Herschel Thurman Manuel, professor of educational psychology and advocate for the education of Spanish-speaking children, was born to Asbury Hill and Sarah Jane Manuel on a farm near Freetown, Indiana, on December 24, 1887. He spent his childhood there and was educated in the Freetown schools and the nearby Brownstown High School, from which he graduated in 1905. He received his A.B. degree in mathematics from DePauw University in 1909, an M.A. from the University of Chicago in 1914, and a Ph.D. in 1917 from the University of Illinois. Manuel joined the University of Texas faculty in 1925 after serving in the United States Army during World War I. On July 28, 1923, he married Dorothy Broad Beard, a widow with a daughter. They had a daughter and a son. Manuel was named supervisor of the UT freshman testing program in 1935 and went on to help establish and direct the university's Testing and Guidance Bureau, which was later renamed the Measurement and Evaluation Center.
In 1928 he received a grant to conduct research on the education of Spanish-speaking children. This work resulted in his book, The Education of Mexican and Spanish-speaking Children in Texas (1930). Three decades later he published another book dealing with the same subject, Spanish-speaking Children of the Southwest: Their education and the Public Welfare (1965). In the interim Manuel produced other related studies and allied himself with the League of United Latin American Citizens. On various occasions he addressed LULAC meetings; he also contributed to its national news organ, the LULAC News. Manuel argued that education was a birthright and that the state had a responsibility to provide it for the children's benefit as well as for the state's future welfare. He produced a series of bilingual Inter-American tests based on his research on the teaching of English in Puerto Rico. The Educational Testing Service published them in 1950. He was made a fellow in the division of evaluation and measurement of the American Psychological Association and was a diplomate in counseling of the American Board of Examiners in Professional Psychology. Manuel retired from teaching in 1962 and was named professor emeritus of educational psychology. He continued to work as president of Guidance Testing Associates in Austin, which specialized in bilingual educational tests, until 1975. He died on March 21, 1976, in an Austin nursing home. After a memorial service at a funeral home, he was buried in Austin Memorial Park. See also BILINGUAL EDUCATION.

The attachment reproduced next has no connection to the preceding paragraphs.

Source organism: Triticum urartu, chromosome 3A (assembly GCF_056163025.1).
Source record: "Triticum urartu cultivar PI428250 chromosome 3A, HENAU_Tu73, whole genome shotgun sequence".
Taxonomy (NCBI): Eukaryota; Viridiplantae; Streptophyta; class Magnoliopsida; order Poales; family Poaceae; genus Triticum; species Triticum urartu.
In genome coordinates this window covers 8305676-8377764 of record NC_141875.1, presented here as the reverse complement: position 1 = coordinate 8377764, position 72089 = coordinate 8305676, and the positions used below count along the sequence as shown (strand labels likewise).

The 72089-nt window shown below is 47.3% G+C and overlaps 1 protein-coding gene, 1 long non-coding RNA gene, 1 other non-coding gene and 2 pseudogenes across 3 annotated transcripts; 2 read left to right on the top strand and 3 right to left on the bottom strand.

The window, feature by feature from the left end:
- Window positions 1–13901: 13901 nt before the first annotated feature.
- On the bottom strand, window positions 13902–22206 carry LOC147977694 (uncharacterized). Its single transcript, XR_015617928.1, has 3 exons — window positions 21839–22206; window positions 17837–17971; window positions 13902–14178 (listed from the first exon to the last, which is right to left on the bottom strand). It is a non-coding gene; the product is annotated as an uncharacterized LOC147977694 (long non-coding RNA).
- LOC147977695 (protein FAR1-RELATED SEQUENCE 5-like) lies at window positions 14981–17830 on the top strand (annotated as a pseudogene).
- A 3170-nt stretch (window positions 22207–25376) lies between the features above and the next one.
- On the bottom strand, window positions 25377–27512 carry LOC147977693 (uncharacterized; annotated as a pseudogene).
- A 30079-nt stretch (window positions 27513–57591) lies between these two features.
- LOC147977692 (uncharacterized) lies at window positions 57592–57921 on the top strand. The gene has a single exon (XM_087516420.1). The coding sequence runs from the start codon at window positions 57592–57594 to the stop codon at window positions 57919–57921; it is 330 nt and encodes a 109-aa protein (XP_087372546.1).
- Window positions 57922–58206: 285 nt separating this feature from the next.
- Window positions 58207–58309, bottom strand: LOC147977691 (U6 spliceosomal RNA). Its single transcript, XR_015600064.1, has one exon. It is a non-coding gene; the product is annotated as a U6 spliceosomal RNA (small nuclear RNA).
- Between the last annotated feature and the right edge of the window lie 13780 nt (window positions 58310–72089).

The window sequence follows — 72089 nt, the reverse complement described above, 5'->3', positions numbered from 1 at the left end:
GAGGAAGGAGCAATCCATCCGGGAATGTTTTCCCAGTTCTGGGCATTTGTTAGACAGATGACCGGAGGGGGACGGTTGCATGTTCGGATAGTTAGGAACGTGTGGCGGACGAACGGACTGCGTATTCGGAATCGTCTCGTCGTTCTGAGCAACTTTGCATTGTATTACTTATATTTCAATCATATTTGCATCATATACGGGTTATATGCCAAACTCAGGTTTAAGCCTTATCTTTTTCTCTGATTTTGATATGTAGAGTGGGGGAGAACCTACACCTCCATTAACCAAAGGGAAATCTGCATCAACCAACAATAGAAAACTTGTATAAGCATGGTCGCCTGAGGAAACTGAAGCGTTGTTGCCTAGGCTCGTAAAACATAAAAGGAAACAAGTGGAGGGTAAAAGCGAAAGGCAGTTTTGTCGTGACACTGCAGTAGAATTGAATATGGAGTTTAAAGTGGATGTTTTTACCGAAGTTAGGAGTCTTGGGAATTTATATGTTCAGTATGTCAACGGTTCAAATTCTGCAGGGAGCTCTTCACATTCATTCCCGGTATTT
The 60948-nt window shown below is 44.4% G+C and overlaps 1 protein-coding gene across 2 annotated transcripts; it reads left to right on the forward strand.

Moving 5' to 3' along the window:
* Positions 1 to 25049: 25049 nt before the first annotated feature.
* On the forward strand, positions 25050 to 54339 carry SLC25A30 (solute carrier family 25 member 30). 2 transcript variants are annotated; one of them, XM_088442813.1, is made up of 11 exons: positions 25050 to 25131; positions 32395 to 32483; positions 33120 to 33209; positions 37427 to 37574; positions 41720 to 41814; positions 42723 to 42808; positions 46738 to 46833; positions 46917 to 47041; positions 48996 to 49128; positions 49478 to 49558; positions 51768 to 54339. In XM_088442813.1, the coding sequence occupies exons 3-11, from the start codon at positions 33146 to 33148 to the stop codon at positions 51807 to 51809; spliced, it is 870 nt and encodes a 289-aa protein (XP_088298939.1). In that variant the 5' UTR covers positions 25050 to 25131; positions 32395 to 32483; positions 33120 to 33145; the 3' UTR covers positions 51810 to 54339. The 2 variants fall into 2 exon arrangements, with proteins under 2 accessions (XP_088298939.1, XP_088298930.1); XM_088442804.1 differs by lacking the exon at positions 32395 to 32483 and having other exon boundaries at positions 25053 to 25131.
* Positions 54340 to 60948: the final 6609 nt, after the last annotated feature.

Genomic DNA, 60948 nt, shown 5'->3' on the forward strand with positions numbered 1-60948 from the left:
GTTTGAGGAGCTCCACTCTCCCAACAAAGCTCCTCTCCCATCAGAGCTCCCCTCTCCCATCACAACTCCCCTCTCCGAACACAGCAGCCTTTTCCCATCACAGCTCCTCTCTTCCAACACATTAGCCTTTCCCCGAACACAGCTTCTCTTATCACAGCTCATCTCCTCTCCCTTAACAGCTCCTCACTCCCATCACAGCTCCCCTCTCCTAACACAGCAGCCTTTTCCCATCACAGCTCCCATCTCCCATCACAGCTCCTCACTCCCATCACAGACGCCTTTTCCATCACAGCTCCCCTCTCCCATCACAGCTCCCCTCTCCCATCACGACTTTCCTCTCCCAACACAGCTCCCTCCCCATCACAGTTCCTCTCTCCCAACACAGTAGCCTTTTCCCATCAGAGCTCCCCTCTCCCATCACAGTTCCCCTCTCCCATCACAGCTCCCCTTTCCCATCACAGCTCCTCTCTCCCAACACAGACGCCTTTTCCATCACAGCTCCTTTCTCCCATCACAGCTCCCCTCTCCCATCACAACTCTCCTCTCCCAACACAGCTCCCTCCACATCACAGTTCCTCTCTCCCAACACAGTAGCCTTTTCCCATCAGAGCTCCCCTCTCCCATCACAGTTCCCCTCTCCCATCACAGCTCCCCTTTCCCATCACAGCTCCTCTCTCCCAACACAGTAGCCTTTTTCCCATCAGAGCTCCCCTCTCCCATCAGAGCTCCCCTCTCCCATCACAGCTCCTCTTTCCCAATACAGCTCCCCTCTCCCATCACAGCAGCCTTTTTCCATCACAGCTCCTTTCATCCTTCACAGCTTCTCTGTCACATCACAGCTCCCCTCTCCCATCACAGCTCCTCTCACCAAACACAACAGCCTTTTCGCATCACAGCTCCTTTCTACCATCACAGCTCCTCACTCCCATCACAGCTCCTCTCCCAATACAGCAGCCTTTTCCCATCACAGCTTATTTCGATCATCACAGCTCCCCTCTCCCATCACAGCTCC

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Activism and Social Reform
The following, adapted from the Chicago Manual of Style, 15th edition, is the preferred citation for this entry.
Teresa Palomo Acosta,
“Manuel, Herschel Thurman,”
Handbook of Texas Online,
accessed June 26, 2022,
Published by the Texas State Historical Association.
Original Publication Date:
May 1, 1995
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